Burt is currently the pastor of two non-denominational churches—Every Nation NYC, West Side and the newly started Every Nation Church, New Jersey. He’s served as pastor at the 11 a.m. West Side service since it began in 2007, but the 5 p.m. service in New Jersey is really his church plant baby. Both are affiliated with the global Every Nation Ministries, as are two other locations in the metro area—East Side and Lincoln Center. Previously called Morning Star New York, the churches recently changed names to reflect their diverse congregations and the opportunity they have to reach people from nearly every nation by ministering in New York.

Burt thought he would be the sidekick athlete who could help out, give money and attract the sports audience; instead, he was thrown right into the pastorate.

On Sunday mornings, Burt takes the stage in the auditorium at Park West High School on the Upper West Side to preach. He peppers his sermon with words like “bro” and refers to the apostle Peter as “a bit of a knucklehead.” His 200 or so congregants—who range from formerly incarcerated young break-dancers to 60-something Upper West Side residents—regularly nod and murmur “amen.”

American Idol for preachers, church for NFL players

Burt got his position as the Jets chaplain by accident. A few years back, he says, a big, athletic-looking guy walked into his New York church.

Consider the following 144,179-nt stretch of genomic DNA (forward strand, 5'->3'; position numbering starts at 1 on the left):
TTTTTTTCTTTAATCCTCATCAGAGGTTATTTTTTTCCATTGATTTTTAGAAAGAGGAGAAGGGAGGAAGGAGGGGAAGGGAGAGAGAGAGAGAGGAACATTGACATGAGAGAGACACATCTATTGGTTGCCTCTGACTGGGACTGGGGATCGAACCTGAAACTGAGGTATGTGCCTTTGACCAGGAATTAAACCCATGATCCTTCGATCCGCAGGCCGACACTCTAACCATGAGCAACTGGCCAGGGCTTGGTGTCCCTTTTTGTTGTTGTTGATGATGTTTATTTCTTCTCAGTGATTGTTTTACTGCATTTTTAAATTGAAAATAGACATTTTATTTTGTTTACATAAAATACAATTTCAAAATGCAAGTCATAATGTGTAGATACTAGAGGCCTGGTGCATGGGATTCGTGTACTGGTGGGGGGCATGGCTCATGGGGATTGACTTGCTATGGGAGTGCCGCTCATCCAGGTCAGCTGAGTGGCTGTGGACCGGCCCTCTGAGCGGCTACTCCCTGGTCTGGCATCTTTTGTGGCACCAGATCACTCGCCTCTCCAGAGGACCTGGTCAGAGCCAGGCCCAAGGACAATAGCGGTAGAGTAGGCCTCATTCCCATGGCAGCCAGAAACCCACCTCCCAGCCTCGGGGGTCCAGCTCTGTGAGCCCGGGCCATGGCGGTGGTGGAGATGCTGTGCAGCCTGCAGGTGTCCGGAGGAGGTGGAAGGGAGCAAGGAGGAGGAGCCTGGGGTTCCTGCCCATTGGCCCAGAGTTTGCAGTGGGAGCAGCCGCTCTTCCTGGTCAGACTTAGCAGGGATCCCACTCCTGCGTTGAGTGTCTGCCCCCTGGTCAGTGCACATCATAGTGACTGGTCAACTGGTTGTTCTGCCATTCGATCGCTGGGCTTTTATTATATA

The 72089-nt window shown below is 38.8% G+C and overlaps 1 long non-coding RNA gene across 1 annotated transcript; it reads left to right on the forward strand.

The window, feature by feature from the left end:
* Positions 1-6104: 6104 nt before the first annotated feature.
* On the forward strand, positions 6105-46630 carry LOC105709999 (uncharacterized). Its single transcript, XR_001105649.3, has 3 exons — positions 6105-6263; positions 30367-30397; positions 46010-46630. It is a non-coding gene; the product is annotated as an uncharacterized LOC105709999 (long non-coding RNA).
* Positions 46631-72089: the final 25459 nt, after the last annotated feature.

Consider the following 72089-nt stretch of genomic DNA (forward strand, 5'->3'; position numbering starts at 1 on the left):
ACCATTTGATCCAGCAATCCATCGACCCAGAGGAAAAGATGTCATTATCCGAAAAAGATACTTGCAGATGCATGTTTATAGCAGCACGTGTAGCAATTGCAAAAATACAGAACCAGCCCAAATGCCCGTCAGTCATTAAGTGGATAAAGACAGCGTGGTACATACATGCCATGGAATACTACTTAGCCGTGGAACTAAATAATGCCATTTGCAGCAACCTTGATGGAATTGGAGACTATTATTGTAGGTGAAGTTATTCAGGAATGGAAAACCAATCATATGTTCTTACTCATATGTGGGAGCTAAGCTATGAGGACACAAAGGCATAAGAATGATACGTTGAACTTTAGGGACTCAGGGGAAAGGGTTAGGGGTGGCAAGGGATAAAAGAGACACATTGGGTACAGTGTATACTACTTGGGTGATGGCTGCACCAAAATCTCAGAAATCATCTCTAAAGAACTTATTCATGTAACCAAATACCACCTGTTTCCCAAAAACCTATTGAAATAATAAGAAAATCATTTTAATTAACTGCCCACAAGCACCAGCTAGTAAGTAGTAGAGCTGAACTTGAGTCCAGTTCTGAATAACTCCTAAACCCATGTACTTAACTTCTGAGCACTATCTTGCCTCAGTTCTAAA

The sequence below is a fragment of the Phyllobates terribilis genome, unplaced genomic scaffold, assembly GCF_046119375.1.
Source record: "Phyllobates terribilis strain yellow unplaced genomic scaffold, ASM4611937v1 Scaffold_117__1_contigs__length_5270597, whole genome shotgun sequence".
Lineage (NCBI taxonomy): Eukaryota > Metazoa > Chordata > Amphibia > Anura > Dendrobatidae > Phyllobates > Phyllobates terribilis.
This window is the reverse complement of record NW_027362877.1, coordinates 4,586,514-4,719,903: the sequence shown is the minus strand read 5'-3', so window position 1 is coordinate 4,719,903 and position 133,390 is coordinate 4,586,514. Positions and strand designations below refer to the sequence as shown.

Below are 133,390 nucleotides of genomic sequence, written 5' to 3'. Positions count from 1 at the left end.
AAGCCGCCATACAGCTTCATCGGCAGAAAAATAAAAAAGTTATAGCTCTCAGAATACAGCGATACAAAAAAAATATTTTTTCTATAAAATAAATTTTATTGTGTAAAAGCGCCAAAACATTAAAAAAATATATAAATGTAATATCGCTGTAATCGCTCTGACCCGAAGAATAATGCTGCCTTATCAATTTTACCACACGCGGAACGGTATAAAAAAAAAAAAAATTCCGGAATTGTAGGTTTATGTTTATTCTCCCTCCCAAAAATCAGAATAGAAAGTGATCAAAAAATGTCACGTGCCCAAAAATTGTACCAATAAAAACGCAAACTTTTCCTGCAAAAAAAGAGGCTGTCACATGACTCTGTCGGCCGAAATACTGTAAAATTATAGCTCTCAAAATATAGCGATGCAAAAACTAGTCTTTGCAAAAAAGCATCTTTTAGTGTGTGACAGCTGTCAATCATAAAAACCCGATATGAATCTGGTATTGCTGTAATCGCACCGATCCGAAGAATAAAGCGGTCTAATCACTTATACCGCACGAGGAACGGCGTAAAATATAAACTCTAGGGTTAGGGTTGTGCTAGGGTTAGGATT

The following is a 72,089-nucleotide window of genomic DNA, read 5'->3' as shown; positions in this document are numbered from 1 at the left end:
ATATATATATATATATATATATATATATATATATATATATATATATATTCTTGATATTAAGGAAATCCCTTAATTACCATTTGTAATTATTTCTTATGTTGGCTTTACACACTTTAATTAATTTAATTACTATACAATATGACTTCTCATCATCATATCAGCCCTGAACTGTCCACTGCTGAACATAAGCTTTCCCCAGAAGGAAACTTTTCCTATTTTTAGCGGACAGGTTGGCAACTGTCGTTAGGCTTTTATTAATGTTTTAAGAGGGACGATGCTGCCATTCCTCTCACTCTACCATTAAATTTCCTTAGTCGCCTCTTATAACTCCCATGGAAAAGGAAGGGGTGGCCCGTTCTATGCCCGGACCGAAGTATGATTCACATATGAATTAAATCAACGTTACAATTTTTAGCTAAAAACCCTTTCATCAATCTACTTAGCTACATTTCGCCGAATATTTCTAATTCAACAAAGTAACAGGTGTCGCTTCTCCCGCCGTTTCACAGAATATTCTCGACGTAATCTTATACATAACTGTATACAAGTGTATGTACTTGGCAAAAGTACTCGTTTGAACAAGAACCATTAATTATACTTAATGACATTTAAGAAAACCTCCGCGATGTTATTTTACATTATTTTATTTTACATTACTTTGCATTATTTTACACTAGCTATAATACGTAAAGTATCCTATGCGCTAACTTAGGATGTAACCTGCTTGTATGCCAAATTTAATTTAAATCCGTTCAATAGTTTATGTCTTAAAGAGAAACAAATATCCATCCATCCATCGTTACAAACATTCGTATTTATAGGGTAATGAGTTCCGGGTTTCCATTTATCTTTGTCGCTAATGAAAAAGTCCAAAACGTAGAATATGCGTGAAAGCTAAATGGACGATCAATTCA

“The dude’s like 6-5, 24-inch biceps, and I’m like, ‘Hey, man. What do you do?’ And he wouldn’t tell me.” After the service, the man introduced himself as Kenyon Coleman, defensive end for the Jets at the time. “He was like, ‘Bro, you should be our chaplain,’ and I’m thinking he’s just kind of talking, and then I actually got a call to come in, and it was literally like a tryout. It almost felt like American Idol for preachers.” Burt gave a 30-minute sermon on mankind’s hunger for a hero in Jesus. The team voted. Burt got the gig, and has been the Jets chaplain, an unpaid position, since 2009.

Though his services are voluntary, Burt says the team this season has been really receptive, which he attributes to the wealth of new, young players. He refers to the strong believers as “Kingdom Guys”—athletes like offensive tackle D’Brickashaw Ferguson and inside linebacker DeMario Davis, both of whom have joined Burt onstage at Every Nation. The three also appeared together last summer on Trinity Broadcasting Network’s “Praise the Lord” program. Burt calls the Pro Bowler Ferguson a class act and said he jokes with Davis that the reason he’s so vocal on the sidelines is because God made him to be an evangelist.

“You combine these two guys, they’ve just been a great catalyst for us on the team,” Burt said.